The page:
International Comparisons Of College Completion Have Major Validity Problems

  I attended the ECS meeting and heard Cliff Adelman speak and  am convinced that he has uncovered real problems  concerning the  OECD claim that the USA has declined from first to 11th in the rate of international completion of college. See his publication, The Spaces Between Numbers  published by IHEP at www. ihep.orgWEB. Adelman stresses the US is still first or second  in the completion of bachelors degrees. But OECD does not count transfers in USA 4 year  completion rate  One out of 5 USA bachelors degree holders  transfred between one or more colleges.Here are some brief quotes from his publication on this and other issues..

“Before OECD put up, online, another version of this table, those who bemoan our position in the higher education world chose a different column, on which to focus: one that includes associate’s degrees, where, indeed, we do not perform well.  The reason is simple:  other OECD countries that award what are called ‘short-cycle’ degrees (Belgium, Canada, Denmark, France, Ireland, Japan, Korea, the Netherlands, and United Kingdom) have institutions and programs devoted solely to producing degrees and no other, whereas our community colleges have taken on a plethora of missions and student populations who are not degree candidates, and are under greater pressure to transfer students to four-year sector with or without associate’s degrees.  And when you mix bad performance for associate’s degrees with top-of-the-line performance for bachelor’s degrees, you purposefully distort what happens in U.S. higher education and why.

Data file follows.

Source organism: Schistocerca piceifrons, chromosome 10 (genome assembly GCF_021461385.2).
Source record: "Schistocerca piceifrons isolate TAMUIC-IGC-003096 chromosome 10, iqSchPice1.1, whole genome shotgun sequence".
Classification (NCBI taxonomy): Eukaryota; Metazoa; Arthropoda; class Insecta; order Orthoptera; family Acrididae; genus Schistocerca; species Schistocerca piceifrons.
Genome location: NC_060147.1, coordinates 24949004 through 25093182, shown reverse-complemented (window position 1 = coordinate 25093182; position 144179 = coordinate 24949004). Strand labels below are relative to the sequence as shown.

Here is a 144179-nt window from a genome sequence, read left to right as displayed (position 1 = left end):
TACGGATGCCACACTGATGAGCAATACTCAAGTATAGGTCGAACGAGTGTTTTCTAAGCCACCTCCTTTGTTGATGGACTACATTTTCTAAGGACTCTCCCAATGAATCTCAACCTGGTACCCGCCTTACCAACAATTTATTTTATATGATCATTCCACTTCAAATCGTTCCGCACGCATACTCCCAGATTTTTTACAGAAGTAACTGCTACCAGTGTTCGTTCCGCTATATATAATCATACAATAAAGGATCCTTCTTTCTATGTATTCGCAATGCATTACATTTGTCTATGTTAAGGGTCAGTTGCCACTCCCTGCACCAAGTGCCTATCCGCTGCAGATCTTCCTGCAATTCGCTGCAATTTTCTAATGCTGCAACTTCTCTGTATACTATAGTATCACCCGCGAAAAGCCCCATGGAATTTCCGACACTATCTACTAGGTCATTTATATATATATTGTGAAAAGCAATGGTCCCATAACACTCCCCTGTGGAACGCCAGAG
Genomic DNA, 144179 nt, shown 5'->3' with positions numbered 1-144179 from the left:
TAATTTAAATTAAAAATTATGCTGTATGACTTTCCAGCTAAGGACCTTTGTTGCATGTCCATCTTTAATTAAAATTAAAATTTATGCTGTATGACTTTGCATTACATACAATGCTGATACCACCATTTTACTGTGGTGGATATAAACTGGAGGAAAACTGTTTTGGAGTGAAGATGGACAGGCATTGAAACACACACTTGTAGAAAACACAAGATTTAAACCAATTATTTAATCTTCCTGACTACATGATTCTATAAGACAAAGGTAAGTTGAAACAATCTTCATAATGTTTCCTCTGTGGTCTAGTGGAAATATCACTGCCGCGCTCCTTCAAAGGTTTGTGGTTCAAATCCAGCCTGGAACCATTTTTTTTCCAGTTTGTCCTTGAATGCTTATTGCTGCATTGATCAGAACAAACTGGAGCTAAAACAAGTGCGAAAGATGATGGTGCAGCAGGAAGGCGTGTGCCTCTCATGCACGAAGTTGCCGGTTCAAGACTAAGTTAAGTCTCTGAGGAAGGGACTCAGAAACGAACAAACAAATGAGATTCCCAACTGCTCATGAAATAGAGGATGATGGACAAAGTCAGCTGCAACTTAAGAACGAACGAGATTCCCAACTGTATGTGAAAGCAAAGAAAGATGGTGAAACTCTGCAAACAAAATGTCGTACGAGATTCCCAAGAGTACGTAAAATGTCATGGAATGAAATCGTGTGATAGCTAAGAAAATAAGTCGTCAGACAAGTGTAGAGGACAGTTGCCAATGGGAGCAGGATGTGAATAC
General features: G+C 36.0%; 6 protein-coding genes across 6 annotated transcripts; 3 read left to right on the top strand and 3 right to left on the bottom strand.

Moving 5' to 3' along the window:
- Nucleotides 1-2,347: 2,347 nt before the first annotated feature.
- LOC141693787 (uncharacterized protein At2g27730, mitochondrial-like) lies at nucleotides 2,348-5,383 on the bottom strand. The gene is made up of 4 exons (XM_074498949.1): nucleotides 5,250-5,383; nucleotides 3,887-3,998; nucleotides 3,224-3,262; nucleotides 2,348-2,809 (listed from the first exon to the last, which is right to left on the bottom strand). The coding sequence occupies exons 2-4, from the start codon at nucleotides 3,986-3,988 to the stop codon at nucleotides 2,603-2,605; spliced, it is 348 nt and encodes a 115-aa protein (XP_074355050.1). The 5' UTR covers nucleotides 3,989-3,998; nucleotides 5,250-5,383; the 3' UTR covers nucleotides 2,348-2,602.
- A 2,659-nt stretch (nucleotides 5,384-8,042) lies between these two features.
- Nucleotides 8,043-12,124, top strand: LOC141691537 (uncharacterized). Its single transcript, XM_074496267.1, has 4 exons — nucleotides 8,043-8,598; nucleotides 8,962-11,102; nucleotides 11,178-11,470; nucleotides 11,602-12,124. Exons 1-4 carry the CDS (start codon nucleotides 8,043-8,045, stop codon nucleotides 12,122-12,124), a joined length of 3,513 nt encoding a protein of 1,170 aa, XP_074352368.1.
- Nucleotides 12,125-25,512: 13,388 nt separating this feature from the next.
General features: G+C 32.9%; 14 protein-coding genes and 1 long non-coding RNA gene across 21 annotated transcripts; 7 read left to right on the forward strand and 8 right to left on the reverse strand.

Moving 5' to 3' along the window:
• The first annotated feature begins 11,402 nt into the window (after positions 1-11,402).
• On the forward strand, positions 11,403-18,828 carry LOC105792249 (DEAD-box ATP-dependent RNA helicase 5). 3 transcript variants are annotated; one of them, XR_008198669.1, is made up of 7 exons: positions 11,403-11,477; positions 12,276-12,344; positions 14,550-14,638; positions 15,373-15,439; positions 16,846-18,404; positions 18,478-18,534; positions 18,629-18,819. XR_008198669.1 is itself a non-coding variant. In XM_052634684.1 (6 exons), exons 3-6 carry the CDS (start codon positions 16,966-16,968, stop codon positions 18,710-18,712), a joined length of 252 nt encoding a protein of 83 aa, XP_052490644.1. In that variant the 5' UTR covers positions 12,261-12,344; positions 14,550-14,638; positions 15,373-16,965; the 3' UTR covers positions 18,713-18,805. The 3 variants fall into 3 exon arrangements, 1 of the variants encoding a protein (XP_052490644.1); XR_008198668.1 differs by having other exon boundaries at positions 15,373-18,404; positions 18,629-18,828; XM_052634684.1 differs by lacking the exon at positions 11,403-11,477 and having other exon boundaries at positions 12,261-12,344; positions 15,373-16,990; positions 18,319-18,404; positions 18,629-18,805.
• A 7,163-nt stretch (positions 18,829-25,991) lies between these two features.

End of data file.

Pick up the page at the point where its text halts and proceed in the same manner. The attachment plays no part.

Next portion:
“The second piece of negative propaganda used by critics of our higher education system is based on another table in Education at a Glance 2008 that purports to display graduation rates (technically, “cohort survival” rates) for those seeking a bachelor’s (or equivalent) degree.  There are 24 OECD countries compared in this table, where the U.S. graduation rate is indicated at 56 percent within six years of entry to higher education, the second lowest among the 24 countries.  What OECD does not tell the reader is that the U.S. graduation rate in the only rate among the 24 to be calculated only if students graduated at the same institution in which they began.  All the other countries present system graduation rates.”